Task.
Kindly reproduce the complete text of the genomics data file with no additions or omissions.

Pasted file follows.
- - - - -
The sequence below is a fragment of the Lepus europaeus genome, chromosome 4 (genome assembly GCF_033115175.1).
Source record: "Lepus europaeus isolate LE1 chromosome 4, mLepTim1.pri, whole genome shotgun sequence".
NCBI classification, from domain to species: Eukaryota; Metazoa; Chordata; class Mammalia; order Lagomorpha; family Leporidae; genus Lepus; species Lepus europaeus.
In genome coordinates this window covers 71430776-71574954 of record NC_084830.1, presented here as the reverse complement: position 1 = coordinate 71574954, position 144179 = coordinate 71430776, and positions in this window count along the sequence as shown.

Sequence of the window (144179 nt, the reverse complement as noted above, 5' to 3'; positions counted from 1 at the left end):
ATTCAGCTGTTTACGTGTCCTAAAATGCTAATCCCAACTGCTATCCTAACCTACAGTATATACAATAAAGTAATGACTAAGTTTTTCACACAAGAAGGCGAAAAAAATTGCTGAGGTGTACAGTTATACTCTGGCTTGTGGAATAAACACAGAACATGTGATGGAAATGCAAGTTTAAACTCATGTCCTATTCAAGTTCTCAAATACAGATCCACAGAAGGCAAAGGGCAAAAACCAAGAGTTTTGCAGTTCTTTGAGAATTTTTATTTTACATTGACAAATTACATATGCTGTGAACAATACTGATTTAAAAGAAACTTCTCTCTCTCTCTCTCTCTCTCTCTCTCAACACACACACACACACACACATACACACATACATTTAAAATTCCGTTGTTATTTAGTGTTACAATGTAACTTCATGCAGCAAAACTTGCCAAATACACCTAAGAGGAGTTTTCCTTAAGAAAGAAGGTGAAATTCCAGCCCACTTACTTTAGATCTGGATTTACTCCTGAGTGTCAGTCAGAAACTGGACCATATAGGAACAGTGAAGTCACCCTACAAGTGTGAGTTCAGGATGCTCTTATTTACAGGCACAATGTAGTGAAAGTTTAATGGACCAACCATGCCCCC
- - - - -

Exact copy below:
The sequence below is a fragment of the Lepus europaeus genome, chromosome 4 (genome assembly GCF_033115175.1).
Source record: "Lepus europaeus isolate LE1 chromosome 4, mLepTim1.pri, whole genome shotgun sequence".
NCBI classification, from domain to species: Eukaryota; Metazoa; Chordata; class Mammalia; order Lagomorpha; family Leporidae; genus Lepus; species Lepus europaeus.
In genome coordinates this window covers 71430776-71574954 of record NC_084830.1, presented here as the reverse complement: position 1 = coordinate 71574954, position 144179 = coordinate 71430776, and positions in this window count along the sequence as shown.

Sequence of the window (144179 nt, the reverse complement as noted above, 5' to 3'; positions counted from 1 at the left end):
ATTCAGCTGTTTACGTGTCCTAAAATGCTAATCCCAACTGCTATCCTAACCTACAGTATATACAATAAAGTAATGACTAAGTTTTTCACACAAGAAGGCGAAAAAAATTGCTGAGGTGTACAGTTATACTCTGGCTTGTGGAATAAACACAGAACATGTGATGGAAATGCAAGTTTAAACTCATGTCCTATTCAAGTTCTCAAATACAGATCCACAGAAGGCAAAGGGCAAAAACCAAGAGTTTTGCAGTTCTTTGAGAATTTTTATTTTACATTGACAAATTACATATGCTGTGAACAATACTGATTTAAAAGAAACTTCTCTCTCTCTCTCTCTCTCTCTCTCTCAACACACACACACACACACACATACACACATACATTTAAAATTCCGTTGTTATTTAGTGTTACAATGTAACTTCATGCAGCAAAACTTGCCAAATACACCTAAGAGGAGTTTTCCTTAAGAAAGAAGGTGAAATTCCAGCCCACTTACTTTAGATCTGGATTTACTCCTGAGTGTCAGTCAGAAACTGGACCATATAGGAACAGTGAAGTCACCCTACAAGTGTGAGTTCAGGATGCTCTTATTTACAGGCACAATGTAGTGAAAGTTTAATGGACCAACCATGCCCCC